B.2.  Purpose and description

10.6.        In the modern world, more and more data are automatically generated through a variety of devices, including mobile phones and sensors, and via many computer applications. The amount of data and the frequency at which they are produced have led to the concept of big data. The following are examples of different classes of big data: 

(a) Commercial or transactional data arising from transactions between two entities, including credit card transactions, bank transactions, online transactions (including through mobile devices) and retailers’ sales records;

(b) Data from sensors, including from satellite imaging, road sensors and climate sensors;

(c) Data from tracking devices, including tracking data from mobile telephones and global positioning systems (GPS);

(d) Behavioural data, including online searches for a product, service or any other type of information and online page views;

(e) Opinion, such as comments on social media. 

10.7.        Although administrative data arising from the administration of a programme involving the collection of certain information, be it a governmental programme or not, are usually seen as a standard data source, they do have some of the characteristics associated with  big data sources, and could therefore also be included here. Those characteristics are high volume and rapid availability, as is the case with electronic records on medical procedures, hospital visits, insurance transactions, education programmes and value added tax records.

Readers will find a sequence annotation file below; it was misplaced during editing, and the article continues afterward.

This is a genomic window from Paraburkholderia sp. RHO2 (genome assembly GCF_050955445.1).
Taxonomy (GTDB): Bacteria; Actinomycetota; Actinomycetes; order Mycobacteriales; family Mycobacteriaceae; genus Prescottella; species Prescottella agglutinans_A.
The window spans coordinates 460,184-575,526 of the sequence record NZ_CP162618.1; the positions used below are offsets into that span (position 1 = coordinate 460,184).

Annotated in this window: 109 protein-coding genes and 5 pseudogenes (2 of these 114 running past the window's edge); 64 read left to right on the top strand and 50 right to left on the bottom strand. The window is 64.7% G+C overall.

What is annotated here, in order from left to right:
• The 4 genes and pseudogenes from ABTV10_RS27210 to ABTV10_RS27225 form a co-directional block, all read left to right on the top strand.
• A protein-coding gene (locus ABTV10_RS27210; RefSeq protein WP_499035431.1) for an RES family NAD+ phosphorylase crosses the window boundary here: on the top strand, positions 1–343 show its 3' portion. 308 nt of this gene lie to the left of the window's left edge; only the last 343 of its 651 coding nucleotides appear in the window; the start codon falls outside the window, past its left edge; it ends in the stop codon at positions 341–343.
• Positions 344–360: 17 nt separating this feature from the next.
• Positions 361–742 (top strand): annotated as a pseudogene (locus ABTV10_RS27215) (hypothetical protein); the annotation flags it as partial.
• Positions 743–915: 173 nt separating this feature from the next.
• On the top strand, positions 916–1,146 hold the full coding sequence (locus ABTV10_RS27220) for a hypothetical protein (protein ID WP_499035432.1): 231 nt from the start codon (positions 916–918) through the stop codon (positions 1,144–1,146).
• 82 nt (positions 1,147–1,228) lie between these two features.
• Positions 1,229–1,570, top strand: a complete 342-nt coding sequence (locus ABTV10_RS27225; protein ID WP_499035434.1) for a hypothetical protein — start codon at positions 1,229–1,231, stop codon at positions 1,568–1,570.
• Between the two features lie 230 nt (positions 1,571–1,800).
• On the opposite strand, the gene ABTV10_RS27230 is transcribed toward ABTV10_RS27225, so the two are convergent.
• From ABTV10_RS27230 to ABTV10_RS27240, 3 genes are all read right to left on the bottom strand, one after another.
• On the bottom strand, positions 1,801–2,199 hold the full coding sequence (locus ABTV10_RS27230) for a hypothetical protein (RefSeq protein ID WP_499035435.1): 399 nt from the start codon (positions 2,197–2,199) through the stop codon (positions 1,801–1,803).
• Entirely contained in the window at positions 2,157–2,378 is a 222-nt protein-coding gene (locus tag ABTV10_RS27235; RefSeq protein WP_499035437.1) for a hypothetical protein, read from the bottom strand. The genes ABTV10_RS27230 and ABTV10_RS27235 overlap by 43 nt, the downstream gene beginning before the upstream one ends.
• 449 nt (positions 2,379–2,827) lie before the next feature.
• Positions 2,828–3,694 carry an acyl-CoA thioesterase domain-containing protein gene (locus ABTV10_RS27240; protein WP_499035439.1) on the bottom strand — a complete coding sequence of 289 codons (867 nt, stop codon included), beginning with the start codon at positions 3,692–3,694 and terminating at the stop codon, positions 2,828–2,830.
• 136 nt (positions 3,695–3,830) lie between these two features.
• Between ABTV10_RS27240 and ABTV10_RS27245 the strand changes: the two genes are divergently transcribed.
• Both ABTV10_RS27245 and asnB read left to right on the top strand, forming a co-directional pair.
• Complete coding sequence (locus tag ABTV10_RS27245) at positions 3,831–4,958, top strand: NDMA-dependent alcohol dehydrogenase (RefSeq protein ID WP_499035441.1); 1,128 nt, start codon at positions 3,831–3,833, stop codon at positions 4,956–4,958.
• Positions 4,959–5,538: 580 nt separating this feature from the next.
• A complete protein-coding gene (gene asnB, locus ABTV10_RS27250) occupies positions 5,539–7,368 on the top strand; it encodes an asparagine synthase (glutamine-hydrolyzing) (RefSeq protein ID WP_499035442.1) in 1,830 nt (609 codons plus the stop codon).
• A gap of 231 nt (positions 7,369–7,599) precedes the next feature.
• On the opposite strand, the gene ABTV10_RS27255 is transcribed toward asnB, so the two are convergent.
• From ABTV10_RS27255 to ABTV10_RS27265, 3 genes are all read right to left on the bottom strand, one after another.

10.8.        Complaints about official statistics usually include a lack of timeliness and high cost. Big data are often automatically generated and are accessible in real time. Therefore, it could certainly be envisioned that big data complement official statistics in order to improve timeliness and cut costs. 

10.9.        Many challenges need to be dealt with, however, to effectively use big data in official statistics. They include the following: 

(a) Legislative challenges with respect to access to and the use of data; 

(b) Privacy issues, including complying with confidentiality rules, gaining and maintaining public trust and achieving acceptance of data reuse and links to other sources; 

(c) Financial challenges regarding the potential continuous cost of acquiring, hosting and processing large data sources;

(d) Management issues regarding policies and directives about the rules, roles and regulations aimed at adequately protecting and securing sensitive data sources; 

(e) Methodological challenges, specifically with respect to representativeness of the data, the volatility of data sources over time and the need for adequate estimation and modelling techniques for making the data useful and in compliance with quality standards; 

(f) Technological issues related to hosting and accessing data sources, as well as data processing, system maintenance and the storage of huge amounts of data over time.


Next: B.3. Using big data for purposes of official statistics on the international supply of services